Ride Boldly!

Bikes, bicycling, and road safety.

FHWA Approves Contraflow Bike Lanes; Physics Remains Horrified


Via TheCityFix comes news that the Federal Highway Administration has officially blessed the concept of contraflow bike lanes as part of the Manual on Uniform Traffic Control Devices (MUTCD).

Summed up, a contraflow bike lane is a bike lane that puts cyclists riding on street against the flow of traffic.

Arguments in favor of such lanes typically relate to allowing cyclists to use one-way streets in both directions, which makes it more convenient for cyclists. Some also argue that it helps calm traffic, although I don’t know that there’s good data on that.

While TheCityFix seems to lump opponents in with people who also oppose mode shift, saying “(t)hose against the idea argue on the basis of traffic laws, safety, directing resources away from automobiles and even based on the cost of new signage,” the pro-auto folks are their own group. Many bicycle advocates argue against contraflow bike lanes without being pro-automobile. Going against traffic flow creates confusion, and the laws of physics are pretty immutable in that a head-on collision between two moving objects — even one at a lower speed — is more damaging than a rear end collision or a collision where the moving bodies are moving in a direction other than straight at each other.

It’s obvious that opening up streets with contraflow lanes will reduce travel time for the group receiving the road rights. I’m still not sold on the safety of it, particularly in situations in which cars attempt to pass one another, or bicyclists attempt to pass each other. Momentum cares not for MUTCD guidelines. Advocate John S. Allen did a very nice piece on contraflow lanes that I think sums it up well in that sometimes a contraflow overlay can serve a good purpose, but at other times it’s a hazardous addition to the road. Much like many other guidelines in the MUTCD, I expect to see contraflow lanes implemented in ways that are both good and bad.

If you enjoyed this post, please consider leaving a comment or subscribing to the feed to have future articles delivered to your feed reader.

Author: julie

Julie Kosbab is an online marketing consultant and active transportation advocate living in Anoka County, Minnesota. She was one of Minnesota's only League of American Bicyclists Certified Instructors when certified in 2005. She is a past member of the National Bicycle Tour Directors Association. She has 2 children and 4 bicycles. Find her on Twitter as @betweenstations.


  1. Your link to John Allen’s page shows how contraflow lanes *can* be done right, and like he writes, the devil is in the details.

    There’s a contraflow lane in Santa Cruz that seems to work very well. It’s actually a two-way lane alongside a two way road, but there are no intersections crossing it (well, except for a train crossing, a couple of “authorized vehicle only” crossings for police and lifeguard ATVs headed to the beach, and numerous pedestrian crossings) which eliminates turning movement hazards. A rubber curb between the normal travel lane and the bike facility keeps head on collisions from happening.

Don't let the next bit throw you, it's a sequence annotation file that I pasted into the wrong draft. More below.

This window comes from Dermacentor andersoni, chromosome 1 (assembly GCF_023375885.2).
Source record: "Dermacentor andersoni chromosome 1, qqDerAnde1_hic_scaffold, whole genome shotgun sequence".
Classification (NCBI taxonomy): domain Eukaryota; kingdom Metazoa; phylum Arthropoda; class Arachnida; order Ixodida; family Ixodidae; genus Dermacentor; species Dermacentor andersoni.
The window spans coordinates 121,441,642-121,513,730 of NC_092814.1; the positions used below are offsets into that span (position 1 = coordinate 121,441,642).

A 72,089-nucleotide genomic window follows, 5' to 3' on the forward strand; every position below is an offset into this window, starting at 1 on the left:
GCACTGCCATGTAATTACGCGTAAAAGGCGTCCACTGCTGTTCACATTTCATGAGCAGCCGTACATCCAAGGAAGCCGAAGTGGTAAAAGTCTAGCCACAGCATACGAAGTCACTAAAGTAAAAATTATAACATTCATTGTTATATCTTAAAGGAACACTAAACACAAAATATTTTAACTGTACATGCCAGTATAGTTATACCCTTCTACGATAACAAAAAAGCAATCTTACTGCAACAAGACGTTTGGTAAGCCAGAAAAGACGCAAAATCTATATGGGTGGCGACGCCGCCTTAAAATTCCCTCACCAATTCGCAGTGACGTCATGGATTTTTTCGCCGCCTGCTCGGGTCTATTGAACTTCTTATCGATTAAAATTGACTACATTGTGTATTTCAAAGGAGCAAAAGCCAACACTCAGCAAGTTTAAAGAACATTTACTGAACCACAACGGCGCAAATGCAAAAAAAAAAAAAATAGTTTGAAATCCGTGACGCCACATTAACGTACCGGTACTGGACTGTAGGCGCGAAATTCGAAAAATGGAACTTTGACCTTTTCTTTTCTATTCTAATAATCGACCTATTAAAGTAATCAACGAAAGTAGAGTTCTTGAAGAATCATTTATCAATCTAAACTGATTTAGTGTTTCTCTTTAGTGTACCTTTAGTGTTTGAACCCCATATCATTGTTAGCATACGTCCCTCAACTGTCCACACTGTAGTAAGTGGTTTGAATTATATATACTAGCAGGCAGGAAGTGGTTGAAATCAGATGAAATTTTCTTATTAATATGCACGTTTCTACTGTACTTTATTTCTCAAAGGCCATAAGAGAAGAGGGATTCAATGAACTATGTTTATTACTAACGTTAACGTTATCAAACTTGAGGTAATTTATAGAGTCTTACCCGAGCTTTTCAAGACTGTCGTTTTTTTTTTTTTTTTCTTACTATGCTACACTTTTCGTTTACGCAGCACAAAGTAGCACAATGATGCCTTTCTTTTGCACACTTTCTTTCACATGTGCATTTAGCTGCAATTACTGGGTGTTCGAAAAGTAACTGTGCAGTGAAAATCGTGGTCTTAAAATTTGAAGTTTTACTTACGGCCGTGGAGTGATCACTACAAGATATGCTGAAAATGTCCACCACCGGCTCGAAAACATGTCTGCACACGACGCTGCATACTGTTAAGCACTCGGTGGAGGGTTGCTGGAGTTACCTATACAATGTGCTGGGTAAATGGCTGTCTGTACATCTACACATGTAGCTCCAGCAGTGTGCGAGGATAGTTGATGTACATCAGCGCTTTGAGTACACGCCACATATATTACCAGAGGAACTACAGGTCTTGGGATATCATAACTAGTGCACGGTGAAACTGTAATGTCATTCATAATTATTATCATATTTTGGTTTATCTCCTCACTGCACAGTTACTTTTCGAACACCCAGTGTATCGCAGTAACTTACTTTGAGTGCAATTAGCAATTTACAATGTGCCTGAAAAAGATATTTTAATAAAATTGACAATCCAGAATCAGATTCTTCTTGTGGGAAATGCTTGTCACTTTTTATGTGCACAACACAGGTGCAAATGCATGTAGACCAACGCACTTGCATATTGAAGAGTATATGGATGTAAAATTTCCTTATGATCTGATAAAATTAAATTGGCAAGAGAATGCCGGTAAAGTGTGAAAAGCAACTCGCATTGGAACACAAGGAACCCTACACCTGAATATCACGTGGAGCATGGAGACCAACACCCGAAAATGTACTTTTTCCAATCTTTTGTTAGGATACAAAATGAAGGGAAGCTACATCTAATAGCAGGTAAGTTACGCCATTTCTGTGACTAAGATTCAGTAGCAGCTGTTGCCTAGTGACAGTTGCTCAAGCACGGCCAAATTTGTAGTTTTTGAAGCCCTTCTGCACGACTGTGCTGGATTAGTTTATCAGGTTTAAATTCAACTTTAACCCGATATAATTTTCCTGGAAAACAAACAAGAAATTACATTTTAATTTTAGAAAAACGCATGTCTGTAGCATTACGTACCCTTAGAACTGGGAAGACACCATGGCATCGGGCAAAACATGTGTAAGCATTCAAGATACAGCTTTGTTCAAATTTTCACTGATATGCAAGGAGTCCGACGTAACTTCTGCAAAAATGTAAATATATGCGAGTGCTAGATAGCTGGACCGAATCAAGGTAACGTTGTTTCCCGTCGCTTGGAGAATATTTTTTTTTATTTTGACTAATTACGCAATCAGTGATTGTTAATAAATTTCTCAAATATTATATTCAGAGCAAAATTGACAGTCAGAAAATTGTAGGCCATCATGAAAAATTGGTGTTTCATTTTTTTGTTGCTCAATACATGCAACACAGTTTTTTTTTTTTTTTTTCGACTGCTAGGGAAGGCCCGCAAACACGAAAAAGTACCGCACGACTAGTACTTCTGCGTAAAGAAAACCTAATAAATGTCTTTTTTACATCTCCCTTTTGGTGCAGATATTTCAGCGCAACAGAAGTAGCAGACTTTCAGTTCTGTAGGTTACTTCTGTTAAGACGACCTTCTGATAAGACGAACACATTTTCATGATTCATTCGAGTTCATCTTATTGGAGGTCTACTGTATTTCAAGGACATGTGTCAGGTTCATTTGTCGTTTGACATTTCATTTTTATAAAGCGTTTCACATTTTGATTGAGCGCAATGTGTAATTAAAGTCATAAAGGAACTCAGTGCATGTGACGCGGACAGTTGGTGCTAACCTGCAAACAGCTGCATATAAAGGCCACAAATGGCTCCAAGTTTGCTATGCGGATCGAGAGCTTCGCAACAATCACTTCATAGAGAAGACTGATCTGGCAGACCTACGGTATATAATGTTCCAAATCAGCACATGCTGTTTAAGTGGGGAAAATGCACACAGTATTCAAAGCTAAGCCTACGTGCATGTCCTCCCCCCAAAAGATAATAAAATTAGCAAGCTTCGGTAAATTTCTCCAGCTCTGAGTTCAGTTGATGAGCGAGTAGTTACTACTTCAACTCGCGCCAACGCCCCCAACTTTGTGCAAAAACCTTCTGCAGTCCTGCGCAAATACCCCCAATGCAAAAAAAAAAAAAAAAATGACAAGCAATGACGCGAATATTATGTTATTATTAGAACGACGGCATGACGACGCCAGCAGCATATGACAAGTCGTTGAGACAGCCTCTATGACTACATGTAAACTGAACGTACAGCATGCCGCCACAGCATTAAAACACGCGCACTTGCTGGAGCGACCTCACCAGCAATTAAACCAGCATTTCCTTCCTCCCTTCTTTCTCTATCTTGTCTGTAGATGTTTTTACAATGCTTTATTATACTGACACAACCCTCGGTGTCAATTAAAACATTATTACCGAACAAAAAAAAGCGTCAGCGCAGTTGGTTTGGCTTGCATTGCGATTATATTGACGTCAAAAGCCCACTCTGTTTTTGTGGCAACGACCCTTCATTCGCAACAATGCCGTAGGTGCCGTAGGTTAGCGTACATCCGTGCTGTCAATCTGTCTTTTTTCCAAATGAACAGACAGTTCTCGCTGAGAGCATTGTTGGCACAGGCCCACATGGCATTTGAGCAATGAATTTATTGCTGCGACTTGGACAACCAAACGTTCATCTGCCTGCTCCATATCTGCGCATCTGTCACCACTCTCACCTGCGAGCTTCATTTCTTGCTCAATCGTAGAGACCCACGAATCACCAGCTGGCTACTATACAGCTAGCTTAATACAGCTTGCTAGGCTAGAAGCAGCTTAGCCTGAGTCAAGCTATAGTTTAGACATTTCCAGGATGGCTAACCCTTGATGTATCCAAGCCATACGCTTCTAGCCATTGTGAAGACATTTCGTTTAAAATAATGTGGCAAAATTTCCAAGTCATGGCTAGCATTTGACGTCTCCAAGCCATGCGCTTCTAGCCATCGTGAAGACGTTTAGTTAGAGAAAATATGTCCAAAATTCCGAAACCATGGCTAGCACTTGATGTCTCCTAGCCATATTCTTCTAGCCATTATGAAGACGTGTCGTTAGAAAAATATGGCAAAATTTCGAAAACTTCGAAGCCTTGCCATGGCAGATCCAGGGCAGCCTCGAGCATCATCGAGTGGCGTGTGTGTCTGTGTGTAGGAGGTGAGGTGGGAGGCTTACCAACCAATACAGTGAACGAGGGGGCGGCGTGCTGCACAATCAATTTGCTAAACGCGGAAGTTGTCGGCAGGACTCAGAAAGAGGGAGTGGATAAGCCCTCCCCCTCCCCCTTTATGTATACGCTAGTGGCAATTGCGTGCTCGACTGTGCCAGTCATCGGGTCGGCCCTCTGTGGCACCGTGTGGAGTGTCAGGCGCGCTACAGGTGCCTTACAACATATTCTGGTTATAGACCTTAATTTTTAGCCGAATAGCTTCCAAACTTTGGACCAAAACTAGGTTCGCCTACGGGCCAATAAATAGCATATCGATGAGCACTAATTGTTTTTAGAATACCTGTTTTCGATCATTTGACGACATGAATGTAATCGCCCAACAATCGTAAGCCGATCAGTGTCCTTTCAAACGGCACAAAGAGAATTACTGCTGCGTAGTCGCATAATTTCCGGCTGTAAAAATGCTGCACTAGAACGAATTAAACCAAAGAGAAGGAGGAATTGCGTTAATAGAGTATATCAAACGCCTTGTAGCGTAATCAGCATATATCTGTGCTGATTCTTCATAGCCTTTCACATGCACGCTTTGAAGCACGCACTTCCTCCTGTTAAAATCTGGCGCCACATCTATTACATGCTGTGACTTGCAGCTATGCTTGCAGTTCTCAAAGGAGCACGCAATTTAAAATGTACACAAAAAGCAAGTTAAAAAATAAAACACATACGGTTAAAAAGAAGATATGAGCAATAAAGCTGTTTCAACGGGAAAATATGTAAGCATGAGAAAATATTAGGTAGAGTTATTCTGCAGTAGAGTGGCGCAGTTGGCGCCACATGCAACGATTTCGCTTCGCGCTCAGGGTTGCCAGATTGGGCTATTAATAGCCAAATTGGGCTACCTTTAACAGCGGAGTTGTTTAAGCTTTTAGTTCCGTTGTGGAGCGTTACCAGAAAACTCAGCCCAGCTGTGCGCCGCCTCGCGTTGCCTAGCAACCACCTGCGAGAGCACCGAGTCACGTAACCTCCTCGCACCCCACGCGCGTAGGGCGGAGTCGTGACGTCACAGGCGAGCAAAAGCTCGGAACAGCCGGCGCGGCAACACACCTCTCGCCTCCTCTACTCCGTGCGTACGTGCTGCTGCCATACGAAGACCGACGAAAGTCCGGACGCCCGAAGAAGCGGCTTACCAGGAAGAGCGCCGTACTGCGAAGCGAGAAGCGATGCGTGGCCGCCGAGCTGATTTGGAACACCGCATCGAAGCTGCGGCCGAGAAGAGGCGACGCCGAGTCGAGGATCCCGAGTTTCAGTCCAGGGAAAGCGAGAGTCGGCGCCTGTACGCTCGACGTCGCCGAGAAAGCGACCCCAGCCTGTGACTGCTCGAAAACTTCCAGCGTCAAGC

Because it’s a one way street with very heavy beach traffic and a very roundabout route for anybody attempting to go the other way, many people salmoned up Beach Street anyway even before the facility, with predictable results. The facility improved safety for cyclists.

  2. As I say, I think this is a scenario where the approval in the MUTCD will lead to some very functional overlays, and some that are just outright horrific. I seem to recall, but would have to research to be sure, that the old Minneapolis Hennepin Avenue bike lanes were technically ‘okay’ under some form of the MUTCD or similar. It was a two-way lane through the center of the roadway, thereby putting slower traffic to the LEFT of fast-moving buses and cars, and creating all sorts of freak-show turning conflicts.

    Where contraflows concern me most is those scenarios where there would end up being turning conflicts. In situations where special signaling devices were installed, tested, and implemented to allow safer turns, or situations with few intersections (as you say has occurred in Santa Cruz), it seems like it would be a dandy solution. I just worry that they get laid in on streets with frequent intersections — either with or without traffic controls. Since vehicles on cross streets would be looking in the prevailing direction of car traffic, there are a lot of cut-off collision possibilities for the cyclists coming on the contra-flow.

  3. 5th is an example of how to do it wrong. That road is marked as “one-way” even though there is two-way traffic. Cross traffic seeing the one-way signs may not look the “wrong” way to see bicycles.

    There is almost no guidance on how to do these properly. The only thing I could find is from the old FHA University Course on Bicycle and Pedestrian Transportation:

    “Any intersecting alleys, major driveways, and
    streets must have signs indicating to motorists
    that they should expect two-way bicycle traffic.”